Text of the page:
This story is appropriate for our discussion of It’s a Good Life because if you’ve seen that episode then there are no surprises in the prose. Serling adapted Bixby’s story almost verbatim, with just a few extra lines and nuances that help translate it to the screen without in any way compromising what Bixby had laid out on the page. As such I found reading the story just a little boring because I’ve seen the episode so many times, but that reflects more favorably on Bixby than anything else; all the brilliance and creepiness of that iconic television episode is due to Bixby’s original story.
Originally published in Space by the Tale (1964)
Read in 100 Great Science Fiction Short Short Stories
If possible, I love to read a flash fiction piece for the Vintage Sci-Fi Trifecta, because I think “short short stories” are an underappreciated art form. To convey a complete story in roughly one thousand words is very hard to do, and I find it’s a great judge of a writer’s ability. Unfortunately, it’s almost impossible to review a 1,000 word short story without giving it away, so apologies because I’m about to spoil this one.
Trace uses the simple setup of a man who gets lost when trying to take a shortcut. He finds himself on the wooded roads on a hill where every path he takes seems to only go further up the hill, even when he turns around to retrace his movements. Eventually his car blows a tire and while on foot he finds the most idyllic clearing with a perfect little house. Approaching, he meets the home’s smiling occupant. Everything is beautifully perfect; the food, the weather, the scenery, the host. The conversation turns philosophical, and the host pontificates that nobody is fully good or even fully evil, that even evil people must occasionally commit acts of decency and kindness. And without it ever being said, we are clearly led to believe that this man, this gracious host, is the Devil himself, taking a brief vacation from the burden of his works. The man has a truly pleasant conversation with the Devil, and when the tow truck arrives to repair his car we are confident that he will be on his way without trouble. There is nothing sinister here, no veiled threat, simply the idea that even evil people must have some bits of good in them, and vice versa. It’s a great little story, and I was awed by the writing skill that seeded the impression in my mind that the host was the Devil without it ever really being said. This is a story to study to determine how that impression was created.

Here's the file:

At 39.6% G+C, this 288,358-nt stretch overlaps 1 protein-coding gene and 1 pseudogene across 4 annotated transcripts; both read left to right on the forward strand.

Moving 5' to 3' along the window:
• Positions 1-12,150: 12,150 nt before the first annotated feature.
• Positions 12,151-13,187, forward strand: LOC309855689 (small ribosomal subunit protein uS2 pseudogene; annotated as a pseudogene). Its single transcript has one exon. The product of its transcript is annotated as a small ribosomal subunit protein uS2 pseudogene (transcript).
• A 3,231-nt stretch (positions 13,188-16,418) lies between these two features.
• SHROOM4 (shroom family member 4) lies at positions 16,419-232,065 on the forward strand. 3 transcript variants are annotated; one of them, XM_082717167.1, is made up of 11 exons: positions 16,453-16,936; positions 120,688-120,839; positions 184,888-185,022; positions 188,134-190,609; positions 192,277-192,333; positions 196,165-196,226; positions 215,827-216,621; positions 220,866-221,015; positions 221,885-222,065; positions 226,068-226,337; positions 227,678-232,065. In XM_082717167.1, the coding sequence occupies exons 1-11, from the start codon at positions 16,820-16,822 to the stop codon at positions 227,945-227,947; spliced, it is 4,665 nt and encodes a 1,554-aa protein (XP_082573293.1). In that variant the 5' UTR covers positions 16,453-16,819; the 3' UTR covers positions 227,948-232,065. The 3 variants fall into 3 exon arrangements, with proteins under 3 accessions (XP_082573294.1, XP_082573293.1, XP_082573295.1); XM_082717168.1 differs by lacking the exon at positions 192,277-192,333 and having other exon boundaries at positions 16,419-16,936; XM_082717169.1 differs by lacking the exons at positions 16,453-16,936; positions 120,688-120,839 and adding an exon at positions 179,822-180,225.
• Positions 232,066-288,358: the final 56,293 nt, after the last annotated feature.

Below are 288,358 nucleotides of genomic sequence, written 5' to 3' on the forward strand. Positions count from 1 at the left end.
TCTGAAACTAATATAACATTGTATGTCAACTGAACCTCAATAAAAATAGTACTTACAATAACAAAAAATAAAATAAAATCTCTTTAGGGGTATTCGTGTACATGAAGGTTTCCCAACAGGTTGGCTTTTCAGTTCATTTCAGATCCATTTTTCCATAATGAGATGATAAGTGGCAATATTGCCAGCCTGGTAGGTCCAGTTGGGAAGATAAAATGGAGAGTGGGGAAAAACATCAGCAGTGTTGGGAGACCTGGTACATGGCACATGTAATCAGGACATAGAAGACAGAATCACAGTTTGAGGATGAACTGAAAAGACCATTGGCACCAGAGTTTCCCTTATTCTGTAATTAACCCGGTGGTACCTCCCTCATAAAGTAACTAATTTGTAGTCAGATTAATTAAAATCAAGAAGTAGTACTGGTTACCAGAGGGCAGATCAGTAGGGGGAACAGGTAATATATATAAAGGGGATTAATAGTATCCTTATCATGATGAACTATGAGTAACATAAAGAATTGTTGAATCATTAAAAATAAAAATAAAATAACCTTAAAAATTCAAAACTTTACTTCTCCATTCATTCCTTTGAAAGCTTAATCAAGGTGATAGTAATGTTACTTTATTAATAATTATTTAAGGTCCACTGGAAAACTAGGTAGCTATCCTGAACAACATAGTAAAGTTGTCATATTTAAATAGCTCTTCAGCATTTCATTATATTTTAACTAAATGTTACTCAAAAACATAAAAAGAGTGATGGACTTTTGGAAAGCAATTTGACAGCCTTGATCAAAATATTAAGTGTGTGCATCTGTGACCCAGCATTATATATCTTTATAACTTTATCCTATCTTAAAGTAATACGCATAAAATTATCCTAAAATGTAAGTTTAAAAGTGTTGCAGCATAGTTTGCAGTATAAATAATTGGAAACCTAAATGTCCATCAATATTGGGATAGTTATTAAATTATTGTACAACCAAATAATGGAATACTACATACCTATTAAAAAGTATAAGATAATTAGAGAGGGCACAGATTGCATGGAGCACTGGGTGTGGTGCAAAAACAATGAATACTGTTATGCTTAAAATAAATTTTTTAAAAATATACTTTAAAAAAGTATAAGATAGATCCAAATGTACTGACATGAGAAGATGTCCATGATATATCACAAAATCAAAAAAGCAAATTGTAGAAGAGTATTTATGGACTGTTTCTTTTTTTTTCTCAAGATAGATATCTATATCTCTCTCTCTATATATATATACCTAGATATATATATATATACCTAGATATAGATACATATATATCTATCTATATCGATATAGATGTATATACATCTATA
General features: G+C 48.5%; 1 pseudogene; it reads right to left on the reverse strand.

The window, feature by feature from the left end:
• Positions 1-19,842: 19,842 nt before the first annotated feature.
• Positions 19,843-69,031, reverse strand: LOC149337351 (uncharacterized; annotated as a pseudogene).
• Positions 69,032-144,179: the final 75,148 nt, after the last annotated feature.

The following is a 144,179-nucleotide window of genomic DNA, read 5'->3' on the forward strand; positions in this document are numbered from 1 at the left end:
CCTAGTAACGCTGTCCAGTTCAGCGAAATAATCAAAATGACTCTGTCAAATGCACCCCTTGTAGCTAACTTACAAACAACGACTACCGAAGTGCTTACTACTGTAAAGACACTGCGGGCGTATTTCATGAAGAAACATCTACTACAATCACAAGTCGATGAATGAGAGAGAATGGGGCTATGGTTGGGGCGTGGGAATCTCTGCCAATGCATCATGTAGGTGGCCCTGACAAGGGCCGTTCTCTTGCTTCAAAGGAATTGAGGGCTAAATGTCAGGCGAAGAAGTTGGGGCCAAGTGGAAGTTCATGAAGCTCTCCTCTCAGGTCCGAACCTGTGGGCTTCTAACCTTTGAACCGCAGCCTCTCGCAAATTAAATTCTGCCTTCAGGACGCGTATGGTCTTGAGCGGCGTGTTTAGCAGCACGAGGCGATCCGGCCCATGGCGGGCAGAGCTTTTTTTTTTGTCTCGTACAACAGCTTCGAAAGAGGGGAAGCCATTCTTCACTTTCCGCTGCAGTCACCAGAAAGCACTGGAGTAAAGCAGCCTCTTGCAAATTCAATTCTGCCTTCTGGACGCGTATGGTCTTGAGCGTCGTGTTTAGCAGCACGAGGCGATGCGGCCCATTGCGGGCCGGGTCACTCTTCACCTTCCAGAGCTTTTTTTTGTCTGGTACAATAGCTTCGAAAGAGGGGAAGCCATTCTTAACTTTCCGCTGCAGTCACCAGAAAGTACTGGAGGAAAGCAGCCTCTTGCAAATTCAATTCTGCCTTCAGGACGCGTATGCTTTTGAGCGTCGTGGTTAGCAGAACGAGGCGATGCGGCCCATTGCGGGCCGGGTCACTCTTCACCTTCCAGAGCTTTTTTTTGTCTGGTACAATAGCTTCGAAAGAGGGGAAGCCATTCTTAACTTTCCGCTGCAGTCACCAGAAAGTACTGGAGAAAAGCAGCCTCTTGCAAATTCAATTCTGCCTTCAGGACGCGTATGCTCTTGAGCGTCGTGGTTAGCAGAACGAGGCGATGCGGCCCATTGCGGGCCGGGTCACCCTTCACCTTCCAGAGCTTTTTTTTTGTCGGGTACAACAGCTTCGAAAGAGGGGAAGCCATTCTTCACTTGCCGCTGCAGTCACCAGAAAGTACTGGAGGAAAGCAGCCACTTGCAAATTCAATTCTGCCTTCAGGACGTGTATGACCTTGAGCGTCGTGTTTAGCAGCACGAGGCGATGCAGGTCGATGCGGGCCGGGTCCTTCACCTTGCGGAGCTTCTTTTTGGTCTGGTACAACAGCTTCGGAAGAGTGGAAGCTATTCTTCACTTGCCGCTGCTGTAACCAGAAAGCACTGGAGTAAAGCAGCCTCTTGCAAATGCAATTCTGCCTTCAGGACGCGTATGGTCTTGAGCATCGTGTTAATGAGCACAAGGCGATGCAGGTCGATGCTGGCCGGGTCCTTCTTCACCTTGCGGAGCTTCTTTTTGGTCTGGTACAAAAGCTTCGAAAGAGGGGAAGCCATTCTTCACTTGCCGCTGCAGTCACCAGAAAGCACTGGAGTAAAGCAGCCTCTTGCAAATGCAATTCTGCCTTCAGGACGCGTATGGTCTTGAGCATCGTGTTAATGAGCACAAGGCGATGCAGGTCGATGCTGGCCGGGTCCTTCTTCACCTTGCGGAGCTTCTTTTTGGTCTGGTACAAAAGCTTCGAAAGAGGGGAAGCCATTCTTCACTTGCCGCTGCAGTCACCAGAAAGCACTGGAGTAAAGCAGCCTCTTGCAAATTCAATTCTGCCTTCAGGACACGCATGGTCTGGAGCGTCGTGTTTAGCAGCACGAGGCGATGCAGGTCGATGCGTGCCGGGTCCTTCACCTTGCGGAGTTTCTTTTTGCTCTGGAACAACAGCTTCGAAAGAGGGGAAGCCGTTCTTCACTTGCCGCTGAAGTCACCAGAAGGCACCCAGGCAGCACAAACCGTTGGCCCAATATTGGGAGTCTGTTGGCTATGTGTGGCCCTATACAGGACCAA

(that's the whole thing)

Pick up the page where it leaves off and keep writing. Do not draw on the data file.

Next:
The Holes Around Mars
Originally published in Galaxy Science Fiction, January 1954
Read in Where Do We Go From Here?
This is a classic 1950s “men arrive on another planet in a rocket ship” science fiction story. There is a cute setup revolving around puns, and the final line is definitely a pun, but there is a good deal more to the story than that. The first men on Mars discover a curious series of holes (actually tunnels) about four inches in diameter carved through the martian landscape. These perfectly aligned tunnels are cut through mountains, dunes, and even plants. The bulk of the story revolves around the mystery of how and why these tunnels exist. It’s a fun story, and I won’t give it away, especially since you can read it for yourself on the Internet Archive’s copy of the January 1954 Galaxy, but I will say that the explanation stretches the concept of science fiction so far as to be pure fantasy. Still, I enjoyed this one, though you have to place it firmly in the vintage category. I was about to say that this story couldn’t appear today, but I have read entries in the “men (and women) arrive on another planet in a rocket ship” in recent issues of Analog, so it goes to show you that the classic ideas are still around and people still get mileage from them.
Jerome Bixby was definitely a skilled author and screenwriter, though it’s not hard to see why he’s not more famous today. Unlike his more well known contemporaries, his stories seem to lack staying power. If it weren’t for the Twilight Zone adaptation of It’s a Good Life I’m not sure the story would really stand out in my mind. Don’t get me wrong, it’s definitely a classic, but I’m not sure that by itself it would stay in the collective consciousness seventy years later. That being said, I’m interested to read more prose by Bixby, and see what other clever ideas his mind created.
Dr. Andrew Porwitzky is a scientist and freelance writer living in Albuquerque, New Mexico. He is the author of numerous works of fiction, scientific articles, and essays.